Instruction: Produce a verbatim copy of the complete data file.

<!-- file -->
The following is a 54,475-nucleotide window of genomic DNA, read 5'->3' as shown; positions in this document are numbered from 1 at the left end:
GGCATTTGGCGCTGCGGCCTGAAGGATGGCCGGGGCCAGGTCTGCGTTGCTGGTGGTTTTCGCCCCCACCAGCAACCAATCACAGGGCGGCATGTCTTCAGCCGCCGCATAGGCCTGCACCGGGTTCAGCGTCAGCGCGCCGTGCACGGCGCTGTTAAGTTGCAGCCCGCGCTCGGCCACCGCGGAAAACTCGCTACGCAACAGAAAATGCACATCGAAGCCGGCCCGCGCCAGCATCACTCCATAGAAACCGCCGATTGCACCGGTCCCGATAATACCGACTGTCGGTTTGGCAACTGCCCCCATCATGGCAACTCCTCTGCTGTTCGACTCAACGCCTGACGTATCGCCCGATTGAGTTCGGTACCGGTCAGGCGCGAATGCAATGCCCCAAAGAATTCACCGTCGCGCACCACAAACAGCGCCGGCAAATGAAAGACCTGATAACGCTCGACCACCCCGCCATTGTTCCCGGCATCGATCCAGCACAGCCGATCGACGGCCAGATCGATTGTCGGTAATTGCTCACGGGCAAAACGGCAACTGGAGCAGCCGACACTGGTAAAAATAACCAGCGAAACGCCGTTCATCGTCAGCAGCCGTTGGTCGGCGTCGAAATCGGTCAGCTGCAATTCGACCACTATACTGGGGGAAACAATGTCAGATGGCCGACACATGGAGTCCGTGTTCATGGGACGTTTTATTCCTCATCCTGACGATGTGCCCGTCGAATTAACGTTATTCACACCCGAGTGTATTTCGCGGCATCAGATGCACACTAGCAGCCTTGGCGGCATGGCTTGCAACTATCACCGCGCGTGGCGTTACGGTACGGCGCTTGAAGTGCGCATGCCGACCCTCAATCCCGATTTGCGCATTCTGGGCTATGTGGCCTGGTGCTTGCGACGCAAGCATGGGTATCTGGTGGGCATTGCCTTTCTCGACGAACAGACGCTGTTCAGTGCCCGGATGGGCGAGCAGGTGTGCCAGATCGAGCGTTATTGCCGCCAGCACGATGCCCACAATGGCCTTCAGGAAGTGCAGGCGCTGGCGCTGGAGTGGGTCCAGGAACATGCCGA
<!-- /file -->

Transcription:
The following is a 54,475-nucleotide window of genomic DNA, read 5'->3' as shown; positions in this document are numbered from 1 at the left end:
GGCATTTGGCGCTGCGGCCTGAAGGATGGCCGGGGCCAGGTCTGCGTTGCTGGTGGTTTTCGCCCCCACCAGCAACCAATCACAGGGCGGCATGTCTTCAGCCGCCGCATAGGCCTGCACCGGGTTCAGCGTCAGCGCGCCGTGCACGGCGCTGTTAAGTTGCAGCCCGCGCTCGGCCACCGCGGAAAACTCGCTACGCAACAGAAAATGCACATCGAAGCCGGCCCGCGCCAGCATCACTCCATAGAAACCGCCGATTGCACCGGTCCCGATAATACCGACTGTCGGTTTGGCAACTGCCCCCATCATGGCAACTCCTCTGCTGTTCGACTCAACGCCTGACGTATCGCCCGATTGAGTTCGGTACCGGTCAGGCGCGAATGCAATGCCCCAAAGAATTCACCGTCGCGCACCACAAACAGCGCCGGCAAATGAAAGACCTGATAACGCTCGACCACCCCGCCATTGTTCCCGGCATCGATCCAGCACAGCCGATCGACGGCCAGATCGATTGTCGGTAATTGCTCACGGGCAAAACGGCAACTGGAGCAGCCGACACTGGTAAAAATAACCAGCGAAACGCCGTTCATCGTCAGCAGCCGTTGGTCGGCGTCGAAATCGGTCAGCTGCAATTCGACCACTATACTGGGGGAAACAATGTCAGATGGCCGACACATGGAGTCCGTGTTCATGGGACGTTTTATTCCTCATCCTGACGATGTGCCCGTCGAATTAACGTTATTCACACCCGAGTGTATTTCGCGGCATCAGATGCACACTAGCAGCCTTGGCGGCATGGCTTGCAACTATCACCGCGCGTGGCGTTACGGTACGGCGCTTGAAGTGCGCATGCCGACCCTCAATCCCGATTTGCGCATTCTGGGCTATGTGGCCTGGTGCTTGCGACGCAAGCATGGGTATCTGGTGGGCATTGCCTTTCTCGACGAACAGACGCTGTTCAGTGCCCGGATGGGCGAGCAGGTGTGCCAGATCGAGCGTTATTGCCGCCAGCACGATGCCCACAATGGCCTTCAGGAAGTGCAGGCGCTGGCGCTGGAGTGGGTCCAGGAACATGCCGA